“If the primary purpose of the search is to tiburon payday loan gather evidence of criminal activity, a criminal search warrant may be obtained only on a showing of probable cause to believe that relevant evidence will be found in the place to be searched.” Michigan v. Clifford, 464 US 287 (1984). If law enforcement has a reason to believe that an individual is committing or going to commit a crime, this is probably reason for law enforcement to search. A valid search warrant will allow law enforcement to search whatever is described in the warrant.
Does a search warrant ever become accessible to the public?:
Search warrants are kept on file by whoever authorized the warrant. Judges or authorized law enforcement often approve of search warrants. Clerical personnel generally file them consecutively by number according to when the warrant was issued, or by the street address.
Search warrants are not public records when issued but generally become so when returned or 10 days after a warrant has been issued, whichever comes first.
Affidavits in support of search warrants generally follow the same rules as the warrants themselves. However when it is necessary to protect an informant’s identity, the court can order portions of a search warrant affidavit, and occasionally even the warrant itself, sealed and therefore not available to the public.
What is an affidavit?
An affidavit is a written sworn statement of fact voluntarily made by an affiant or deponent under and oath or affirmation administered by a person authorized to do so by law. This statement shows the authenticity of the affiant’s signature by a taker of oaths, such as a notary public or commissioner of oaths. The affiant’s signature verifies that the affiant understands that the statement that he or she signed is under oath or penalty of perjury.
If property is taken, police are required to leave a receipt for any property taken. Failure to display or provide a copy of the warrant at the time of execution does not, however, require suppression.
Illegal search (Return of property)
California search and seizure procedure, Penal Code § 1538.5, authorizes a defendant to suppress any evidence, tangible or intangible, that is based on an illegal search and seizure, or for return of property that has been illegally seized. The grounds supporting this action must be that the search, whether conducted with or without the benefit of a warrant, was unreasonable.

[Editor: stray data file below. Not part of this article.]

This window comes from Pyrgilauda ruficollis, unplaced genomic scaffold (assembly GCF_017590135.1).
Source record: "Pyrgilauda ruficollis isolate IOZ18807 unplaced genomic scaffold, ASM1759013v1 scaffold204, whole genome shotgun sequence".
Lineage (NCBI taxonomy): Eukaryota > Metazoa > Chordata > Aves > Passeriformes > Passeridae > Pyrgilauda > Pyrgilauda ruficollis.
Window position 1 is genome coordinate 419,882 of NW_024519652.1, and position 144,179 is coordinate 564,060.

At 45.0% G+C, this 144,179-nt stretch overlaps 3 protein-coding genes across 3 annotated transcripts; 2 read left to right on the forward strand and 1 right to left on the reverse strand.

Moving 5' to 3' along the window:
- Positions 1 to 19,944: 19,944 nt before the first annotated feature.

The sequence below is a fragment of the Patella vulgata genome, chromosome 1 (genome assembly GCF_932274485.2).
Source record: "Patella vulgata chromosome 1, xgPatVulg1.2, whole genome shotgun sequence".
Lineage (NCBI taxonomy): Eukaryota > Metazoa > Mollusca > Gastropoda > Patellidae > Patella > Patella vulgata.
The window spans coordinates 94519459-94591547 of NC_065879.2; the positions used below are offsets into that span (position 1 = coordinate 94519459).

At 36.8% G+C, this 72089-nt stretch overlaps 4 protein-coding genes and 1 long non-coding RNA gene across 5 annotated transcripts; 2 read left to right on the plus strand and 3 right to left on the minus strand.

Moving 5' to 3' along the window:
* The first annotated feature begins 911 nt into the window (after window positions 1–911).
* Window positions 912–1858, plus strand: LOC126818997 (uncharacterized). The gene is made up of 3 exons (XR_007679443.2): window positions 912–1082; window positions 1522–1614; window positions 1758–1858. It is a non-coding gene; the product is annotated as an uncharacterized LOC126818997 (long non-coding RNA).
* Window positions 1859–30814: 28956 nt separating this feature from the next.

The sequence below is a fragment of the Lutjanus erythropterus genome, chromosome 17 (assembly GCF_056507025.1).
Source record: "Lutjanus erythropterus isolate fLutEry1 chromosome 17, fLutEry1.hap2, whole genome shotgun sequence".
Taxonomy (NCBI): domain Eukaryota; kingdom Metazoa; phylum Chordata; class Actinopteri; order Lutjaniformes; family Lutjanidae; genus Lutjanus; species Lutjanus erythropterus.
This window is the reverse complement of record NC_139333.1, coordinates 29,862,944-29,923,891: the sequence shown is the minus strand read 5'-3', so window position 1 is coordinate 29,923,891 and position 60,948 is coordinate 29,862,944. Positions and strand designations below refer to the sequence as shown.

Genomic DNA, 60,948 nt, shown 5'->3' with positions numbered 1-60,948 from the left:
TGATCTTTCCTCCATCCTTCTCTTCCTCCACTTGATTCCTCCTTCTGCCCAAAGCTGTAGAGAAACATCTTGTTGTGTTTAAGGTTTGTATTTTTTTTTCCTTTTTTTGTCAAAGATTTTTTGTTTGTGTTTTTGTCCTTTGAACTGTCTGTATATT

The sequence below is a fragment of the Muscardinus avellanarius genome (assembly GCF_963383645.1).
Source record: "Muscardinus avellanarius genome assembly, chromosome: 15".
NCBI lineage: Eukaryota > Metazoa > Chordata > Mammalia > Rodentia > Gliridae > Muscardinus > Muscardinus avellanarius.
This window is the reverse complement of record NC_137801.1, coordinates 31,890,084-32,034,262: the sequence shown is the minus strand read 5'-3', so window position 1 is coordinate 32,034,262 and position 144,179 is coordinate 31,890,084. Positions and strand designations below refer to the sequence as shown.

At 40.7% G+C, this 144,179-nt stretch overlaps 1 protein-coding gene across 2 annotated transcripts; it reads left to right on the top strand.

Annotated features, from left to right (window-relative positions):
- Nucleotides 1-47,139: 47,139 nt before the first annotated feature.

Information needed in a search warrant:
A search warrant should have a description of the place to be searched and items to be detained. These requirements are designed to prevent law enforcement to search in areas that are not described in the search warrant. A person has a right to their privacy and this would be violated if law enforcement searched beyond what is in the search warrant.
Search and Seizure of Minors:
Special search and seizure rules apply to minors. Officers may arrest a minor without warrant for a misdemeanor offense not committed in officer’s presence. Detentions of minor students on school grounds do not offend the Constitution, as long as they are not random, impulsive, or for the purposes of harassment.
When minor leaves school campus and returns the same day, limited search of minor is permitted if the school’s policy allows the search. Parents may consent to search of minor’s room in parent’s house, even over minor’s objection.
For juveniles, as for adults, a probation search is justified only if the law enforcement officer was aware of the search condition at the time of the search.
Mere disruptive behavior does not authorize rummaging through a student’s belongings. Police officer assigned to school counts as school official for Fourth Amendment Purposes.
(This is for informative purposes only and should not be relied upon as valid law. The law constantly changes and if you have questions about search and siezure you should contact Seneca Law Group today to speak with an experienced attorney (619) 630-8529)
This Blog was written by Julie Houth – Legal intern for Seneca Law Group